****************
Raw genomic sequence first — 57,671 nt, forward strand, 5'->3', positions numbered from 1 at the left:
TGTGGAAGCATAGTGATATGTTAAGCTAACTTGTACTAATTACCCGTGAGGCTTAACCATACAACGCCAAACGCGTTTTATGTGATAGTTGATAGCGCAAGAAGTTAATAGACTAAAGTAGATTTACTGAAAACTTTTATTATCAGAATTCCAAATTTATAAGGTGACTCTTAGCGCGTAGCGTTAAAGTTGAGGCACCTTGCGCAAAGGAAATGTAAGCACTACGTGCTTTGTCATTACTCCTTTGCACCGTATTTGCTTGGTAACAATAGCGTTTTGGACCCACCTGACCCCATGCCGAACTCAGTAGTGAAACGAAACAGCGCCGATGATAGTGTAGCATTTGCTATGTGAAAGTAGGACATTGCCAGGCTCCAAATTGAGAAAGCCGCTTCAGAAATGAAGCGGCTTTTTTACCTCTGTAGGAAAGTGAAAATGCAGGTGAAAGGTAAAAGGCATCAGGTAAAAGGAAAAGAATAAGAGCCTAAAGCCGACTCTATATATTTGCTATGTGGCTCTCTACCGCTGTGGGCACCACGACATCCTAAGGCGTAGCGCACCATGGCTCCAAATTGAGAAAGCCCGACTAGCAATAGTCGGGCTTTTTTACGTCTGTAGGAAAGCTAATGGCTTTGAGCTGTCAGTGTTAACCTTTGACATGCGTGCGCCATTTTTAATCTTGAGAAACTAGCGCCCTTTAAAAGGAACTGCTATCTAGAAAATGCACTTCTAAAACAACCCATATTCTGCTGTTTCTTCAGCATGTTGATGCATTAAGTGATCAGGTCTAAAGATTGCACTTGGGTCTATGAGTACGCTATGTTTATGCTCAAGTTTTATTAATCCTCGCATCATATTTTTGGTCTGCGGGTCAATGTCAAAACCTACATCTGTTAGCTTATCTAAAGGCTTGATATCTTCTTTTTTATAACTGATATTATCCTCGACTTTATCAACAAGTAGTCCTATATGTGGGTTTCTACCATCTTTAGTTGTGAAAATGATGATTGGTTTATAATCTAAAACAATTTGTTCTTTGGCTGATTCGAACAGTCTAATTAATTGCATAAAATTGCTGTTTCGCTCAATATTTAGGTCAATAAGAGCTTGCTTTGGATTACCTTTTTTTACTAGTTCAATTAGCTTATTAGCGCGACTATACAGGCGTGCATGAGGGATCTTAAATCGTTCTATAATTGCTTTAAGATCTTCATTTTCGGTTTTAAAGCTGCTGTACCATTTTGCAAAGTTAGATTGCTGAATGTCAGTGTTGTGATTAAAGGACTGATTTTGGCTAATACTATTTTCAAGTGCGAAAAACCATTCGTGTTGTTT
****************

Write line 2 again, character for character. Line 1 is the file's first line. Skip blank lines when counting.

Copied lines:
TGTGGAAGCATAGTGATATGTTAAGCTAACTTGTACTAATTACCCGTGAGGCTTAACCATACAACGCCAAACGCGTTTTATGTGATAGTTGATAGCGCAAGAAGTTAATAGACTAAAGTAGATTTACTGAAAACTTTTATTATCAGAATTCCAAATTTATAAGGTGACTCTTAGCGCGTAGCGTTAAAGTTGAGGCACCTTGCGCAAAGGAAATGTAAGCACTACGTGCTTTGTCATTACTCCTTTGCACCGTATTTGCTTGGTAACAATAGCGTTTTGGACCCACCTGACCCCATGCCGAACTCAGTAGTGAAACGAAACAGCGCCGATGATAGTGTAGCATTTGCTATGTGAAAGTAGGACATTGCCAGGCTCCAAATTGAGAAAGCCGCTTCAGAAATGAAGCGGCTTTTTTACCTCTGTAGGAAAGTGAAAATGCAGGTGAAAGGTAAAAGGCATCAGGTAAAAGGAAAAGAATAAGAGCCTAAAGCCGACTCTATATATTTGCTATGTGGCTCTCTACCGCTGTGGGCACCACGACATCCTAAGGCGTAGCGCACCATGGCTCCAAATTGAGAAAGCCCGACTAGCAATAGTCGGGCTTTTTTACGTCTGTAGGAAAGCTAATGGCTTTGAGCTGTCAGTGTTAACCTTTGACATGCGTGCGCCATTTTTAATCTTGAGAAACTAGCGCCCTTTAAAAGGAACTGCTATCTAGAAAATGCACTTCTAAAACAACCCATATTCTGCTGTTTCTTCAGCATGTTGATGCATTAAGTGATCAGGTCTAAAGATTGCACTTGGGTCTATGAGTACGCTATGTTTATGCTCAAGTTTTATTAATCCTCGCATCATATTTTTGGTCTGCGGGTCAATGTCAAAACCTACATCTGTTAGCTTATCTAAAGGCTTGATATCTTCTTTTTTATAACTGATATTATCCTCGACTTTATCAACAAGTAGTCCTATATGTGGGTTTCTACCATCTTTAGTTGTGAAAATGATGATTGGTTTATAATCTAAAACAATTTGTTCTTTGGCTGATTCGAACAGTCTAATTAATTGCATAAAATTGCTGTTTCGCTCAATATTTAGGTCAATAAGAGCTTGCTTTGGATTACCTTTTTTTACTAGTTCAATTAGCTTATTAGCGCGACTATACAGGCGTGCATGAGGGATCTTAAATCGTTCTATAATTGCTTTAAGATCTTCATTTTCGGTTTTAAAGCTGCTGTACCATTTTGCAAAGTTAGATTGCTGAATGTCAGTGTTGTGATTAAAGGACTGATTTTGGCTAATACTATTTTCAAGTGCGAAAAACCATTCGTGTTGTTT